But the visitor was not fooled. He closed the door and - wonder of wonders - drew out from his bulging, battered suitcase a pair of false teeth. And when he put them in, and smiled, José Arcadio Buendía felt that pull again, and he almost remembered something, something cold and ephemeral, or warm and close, and then it was gone. He shook his head to dispel the feeling. "You don't remember me," his visitor said, and it was not a question.

José Arcadio Buendía heard the regret in the man's voice and spread his hands helplessly. "No," he agreed, "I don't remember you. I don't remember myself, or my son, or my wife, or anything beyond a few hours past anymore."

The visitor nodded, and it was clear that he understood, that he had seen insomnia before and knew how close to the edge of complete forgetfulness the whole town lay. He reached down for his suitcase again and took out a set of flasks and set them on the desk. "I can give you back your memories," he said, and something in his voice, in the way he held himself, made José Arcadio Buendía believe him. "I am a gypsy, however, and as is the custom of my people, I will require payment in exchange for my help."

José Arcadio Buendía nodded, gravely. "We have some money, and no doubt the town can put up more, if you will share this cure with us."

The stranger smiled, that dazzling false smile that made his old face look young. "Not money, José Arcadio Buendía. I want a memory from you. Can you give me that? One memory, and then on the next morning you and all the town may have a drink of the elixir that will cure you." He drew a sheet of paper toward him and wrote down the promise, the next day's date, and signed the paper. "I will keep my word - you may have this as my surety."

José Arcadio Buendía took the paper and placed it on the desk. "Agreed. But how can I give you a memory? I have so few left, and I'm not sure how to go about getting them out." He gestured to the stacks of entries on his desk. "You may have all the memories I've written down for the machine, if you like."

His visitor smiled. "No, not one of your memories, though I thank you for your generosity. I want a memory of my own. Come with me." He held out his hand, and José Arcadio Buendía took it, and together they left the study, and the stacks of paper, and the little flasks, and the forgotten cup of coffee, cooling on the desk.

The stranger — who was clearly not a stranger, but who had been so wholly forgotten that he had been reborn as one — led José Arcadio Buendía to the bedroom, where the bed was smooth and cool and showed no signs of use. He shut the door and turned to José Arcadio Buendía and said, "This is the memory I want," and bit him, lightly, on the neck, and José Arcadio Buendía felt the man's warm breath and the pressure of his teeth and that pull of almost-memory and he shuddered and felt himself grow hard.

"Can you give me this?" asked his visitor.

And all José Arcadio Buendía said was "Yes," and the visitor was kissing him, wet and with the unfamiliar slick texture of those false teeth against his tongue. "Yes," said José Arcadio Buendía again, and returned the kiss as hands began to work on his buttons, as he undid the other man's belt and trousers and let them fall, as he was stripped of his own clothing and stood naked in the cool bedroom with the dark stranger in his arms.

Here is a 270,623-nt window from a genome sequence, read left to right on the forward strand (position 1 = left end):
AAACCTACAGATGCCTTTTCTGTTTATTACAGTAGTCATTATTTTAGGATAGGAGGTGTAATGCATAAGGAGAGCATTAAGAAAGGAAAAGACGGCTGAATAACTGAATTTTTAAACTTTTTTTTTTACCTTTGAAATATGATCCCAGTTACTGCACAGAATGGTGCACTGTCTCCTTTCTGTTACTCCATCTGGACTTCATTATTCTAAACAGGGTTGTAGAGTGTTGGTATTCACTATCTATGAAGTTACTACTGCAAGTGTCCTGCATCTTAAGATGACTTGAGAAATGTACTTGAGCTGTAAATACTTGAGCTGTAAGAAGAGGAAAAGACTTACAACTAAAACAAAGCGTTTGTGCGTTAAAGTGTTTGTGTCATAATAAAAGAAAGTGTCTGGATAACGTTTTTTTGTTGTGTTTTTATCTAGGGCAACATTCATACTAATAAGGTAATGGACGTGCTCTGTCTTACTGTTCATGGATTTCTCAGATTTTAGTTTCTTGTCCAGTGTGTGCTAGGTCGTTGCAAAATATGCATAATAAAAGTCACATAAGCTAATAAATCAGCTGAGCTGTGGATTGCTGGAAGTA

The man's touch did not feel familiar, but nothing felt familiar anymore, and there were no notes telling him how to do this, or not to do this, or with whom he might be permitted to do this, and so José Arcadio Buendía followed the call of the hands on his skin, of the stranger's responsive mouth and the heat of his swollen erection. He gave himself over to the slow burn of sensation, which was not unlike the raw stuff of memory, and which filled some need in him that he had not known or remembered to exist. Between kisses they crawled into the bed and José Arcadio Buendía pushed his hips up into the stranger's, a low whine in the back of his throat as he ground against him, straining for more of this man, of this feeling, of this sensation that would become a memory that would recapture his past.

His cock was aching already as he pushed harder, wanting more, and he gasped with disappointment when the stranger broke the kiss and pulled away. "Please," he heard himself say, clutching at the other man's shoulders to pull him back, but a low chuckle was his only answer as the man evaded him and moved downward, and when José Arcadio Buendía felt the first lick of the stranger's tongue up his shaft he said "Please," again, meaning something entirely different.

The stranger's mouth took him in entirely, impossibly hot on his skin, and when he began to suck José Arcadio Buendía thought that surely this was beyond memory, this feeling of raw want building inside him as the stranger took him deep back into his throat. And the stranger's hand was on his balls, and slipping downward, and he raised his head again just as his fingers started to push in, push in there and his dark eyes glittered as he asked again, "Can you give me this?"